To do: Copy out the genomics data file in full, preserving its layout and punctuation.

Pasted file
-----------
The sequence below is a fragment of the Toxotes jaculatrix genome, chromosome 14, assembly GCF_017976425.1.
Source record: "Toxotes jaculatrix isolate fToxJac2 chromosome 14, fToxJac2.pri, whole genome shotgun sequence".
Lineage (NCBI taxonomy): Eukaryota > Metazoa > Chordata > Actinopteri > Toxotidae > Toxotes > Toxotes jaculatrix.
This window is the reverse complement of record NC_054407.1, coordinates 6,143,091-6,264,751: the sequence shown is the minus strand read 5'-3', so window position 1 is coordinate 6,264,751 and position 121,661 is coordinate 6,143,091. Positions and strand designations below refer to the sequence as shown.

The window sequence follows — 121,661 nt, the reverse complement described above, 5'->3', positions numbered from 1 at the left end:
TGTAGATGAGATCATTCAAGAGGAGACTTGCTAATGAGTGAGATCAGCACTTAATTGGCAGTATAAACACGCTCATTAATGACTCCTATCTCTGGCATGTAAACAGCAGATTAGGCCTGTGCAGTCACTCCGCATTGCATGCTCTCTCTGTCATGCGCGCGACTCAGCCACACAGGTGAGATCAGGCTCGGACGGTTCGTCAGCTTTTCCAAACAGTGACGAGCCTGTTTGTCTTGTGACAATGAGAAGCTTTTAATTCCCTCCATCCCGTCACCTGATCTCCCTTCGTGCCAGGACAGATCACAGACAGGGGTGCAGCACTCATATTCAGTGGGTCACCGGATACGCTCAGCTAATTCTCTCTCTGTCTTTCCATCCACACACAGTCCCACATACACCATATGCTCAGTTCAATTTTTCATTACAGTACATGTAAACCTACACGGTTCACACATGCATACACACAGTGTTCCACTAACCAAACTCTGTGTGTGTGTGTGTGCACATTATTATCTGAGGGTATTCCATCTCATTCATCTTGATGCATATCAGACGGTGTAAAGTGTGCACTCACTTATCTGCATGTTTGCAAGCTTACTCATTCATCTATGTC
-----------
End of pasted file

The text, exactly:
The sequence below is a fragment of the Toxotes jaculatrix genome, chromosome 14, assembly GCF_017976425.1.
Source record: "Toxotes jaculatrix isolate fToxJac2 chromosome 14, fToxJac2.pri, whole genome shotgun sequence".
Lineage (NCBI taxonomy): Eukaryota > Metazoa > Chordata > Actinopteri > Toxotidae > Toxotes > Toxotes jaculatrix.
This window is the reverse complement of record NC_054407.1, coordinates 6,143,091-6,264,751: the sequence shown is the minus strand read 5'-3', so window position 1 is coordinate 6,264,751 and position 121,661 is coordinate 6,143,091. Positions and strand designations below refer to the sequence as shown.

The window sequence follows — 121,661 nt, the reverse complement described above, 5'->3', positions numbered from 1 at the left end:
TGTAGATGAGATCATTCAAGAGGAGACTTGCTAATGAGTGAGATCAGCACTTAATTGGCAGTATAAACACGCTCATTAATGACTCCTATCTCTGGCATGTAAACAGCAGATTAGGCCTGTGCAGTCACTCCGCATTGCATGCTCTCTCTGTCATGCGCGCGACTCAGCCACACAGGTGAGATCAGGCTCGGACGGTTCGTCAGCTTTTCCAAACAGTGACGAGCCTGTTTGTCTTGTGACAATGAGAAGCTTTTAATTCCCTCCATCCCGTCACCTGATCTCCCTTCGTGCCAGGACAGATCACAGACAGGGGTGCAGCACTCATATTCAGTGGGTCACCGGATACGCTCAGCTAATTCTCTCTCTGTCTTTCCATCCACACACAGTCCCACATACACCATATGCTCAGTTCAATTTTTCATTACAGTACATGTAAACCTACACGGTTCACACATGCATACACACAGTGTTCCACTAACCAAACTCTGTGTGTGTGTGTGTGCACATTATTATCTGAGGGTATTCCATCTCATTCATCTTGATGCATATCAGACGGTGTAAAGTGTGCACTCACTTATCTGCATGTTTGCAAGCTTACTCATTCATCTATGTC